Anyway, the only thing persistent from the first game that really continued to bug me as I played was the knowledge that what Yahtzee calls “that side-tracking shit” was going to get pulled on me any time the objective at hand seemed simple to complete. In fact, my wife and I both quoted the Zero Punctuation review of BioShock many, many times as I played through. The main antagonist in BioShock 2 is female which makes it feel even more like she’s SHODAN with skin on. Again, this is a minor complaint, and to be honest it’s really the only complaint I can make.
Stuff About Which I’m Ambivalent
A new section in my reviews. Shocking, no?
So I dove into the multiplayer that I spent some time saying we didn’t need and I’m ambivalent about it. I don’t love it but I’m also a bit surprised in that I don’t loathe it. As much as I appreciate its attempt to mix up the online shooter formula with trials, unlockable loadouts & items and something that vaguely resembles a story available through your apartments’ radio announcements and audio logs, it’s still an online shooter. There’s some fun to be had as you combine plasmids with firearms and especially when you stumble across a Big Daddy suit, but I stand by my initial feeling that it’s a little tacked on.
Stuff I Liked
Gives new meaning to the phrase “Drill, baby, drill.”
First of all, you’re a Big Daddy. You’re a towering, ponderous, super-strong giant in an armored diving suit and your melee weapon of choice is a huge drill. There’s nothing about this concept I don’t like. Now, if you’ll recall, in the first BioShock Big Daddies can be taken down by either our silent protagonist or a mob of Splicers. What differentiates you from those other unfortunate Big Daddies is the fact you have (at least I’m hoping) a functional frontal lobe. Tactics actually come into play in this game beyond “chase down the bad guys and set them on fire”, which is something I’ll discuss in the next section.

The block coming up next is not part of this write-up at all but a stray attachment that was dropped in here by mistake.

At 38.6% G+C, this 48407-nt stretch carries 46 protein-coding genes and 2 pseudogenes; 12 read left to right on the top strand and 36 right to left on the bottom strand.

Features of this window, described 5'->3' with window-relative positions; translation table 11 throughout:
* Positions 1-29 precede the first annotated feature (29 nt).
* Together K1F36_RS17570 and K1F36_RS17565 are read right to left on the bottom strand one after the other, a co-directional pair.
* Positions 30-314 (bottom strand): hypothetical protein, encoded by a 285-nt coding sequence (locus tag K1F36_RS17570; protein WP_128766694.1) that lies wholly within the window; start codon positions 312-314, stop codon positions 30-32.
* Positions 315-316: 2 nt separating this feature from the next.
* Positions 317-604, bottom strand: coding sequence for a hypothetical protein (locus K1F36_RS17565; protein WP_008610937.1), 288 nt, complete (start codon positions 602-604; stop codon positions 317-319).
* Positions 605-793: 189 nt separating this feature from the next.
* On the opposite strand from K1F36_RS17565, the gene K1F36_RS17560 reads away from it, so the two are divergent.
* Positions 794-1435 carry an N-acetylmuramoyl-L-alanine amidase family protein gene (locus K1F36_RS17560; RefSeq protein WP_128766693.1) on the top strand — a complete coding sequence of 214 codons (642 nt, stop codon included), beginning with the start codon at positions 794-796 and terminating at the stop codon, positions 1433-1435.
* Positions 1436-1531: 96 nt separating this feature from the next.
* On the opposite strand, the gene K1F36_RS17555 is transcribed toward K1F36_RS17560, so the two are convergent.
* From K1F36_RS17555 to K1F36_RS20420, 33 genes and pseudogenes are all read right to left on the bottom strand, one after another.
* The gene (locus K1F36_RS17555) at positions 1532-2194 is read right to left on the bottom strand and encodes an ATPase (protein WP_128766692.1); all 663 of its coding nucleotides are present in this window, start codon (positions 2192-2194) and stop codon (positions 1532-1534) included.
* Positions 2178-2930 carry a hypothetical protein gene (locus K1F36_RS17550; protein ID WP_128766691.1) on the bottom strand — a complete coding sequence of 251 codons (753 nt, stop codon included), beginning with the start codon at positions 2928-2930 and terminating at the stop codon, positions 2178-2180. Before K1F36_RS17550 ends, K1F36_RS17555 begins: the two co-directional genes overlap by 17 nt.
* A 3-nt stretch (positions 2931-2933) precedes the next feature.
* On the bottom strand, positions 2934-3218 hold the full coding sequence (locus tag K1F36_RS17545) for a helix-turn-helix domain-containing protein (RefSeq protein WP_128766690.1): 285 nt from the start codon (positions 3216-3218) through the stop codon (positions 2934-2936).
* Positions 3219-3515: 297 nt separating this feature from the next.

The slight changes to the weapons loadout work well. Having the drill & rivet gun definitely add to the “You’re a Big Daddy now” feeling, and wielding a double-barreled shotgun made me wonder how Bruce Campbell would fare in this situation. A chainsaw isn’t that far removed from a drill, after all. Anyway, there’s also the fact that you can use your plasmids at the same time as your other weapons, which not only saves time in switching from one to the other but also allows for some of that creative thinking stuff. The game actually rewards you for being creative and switching things up with the research bonuses.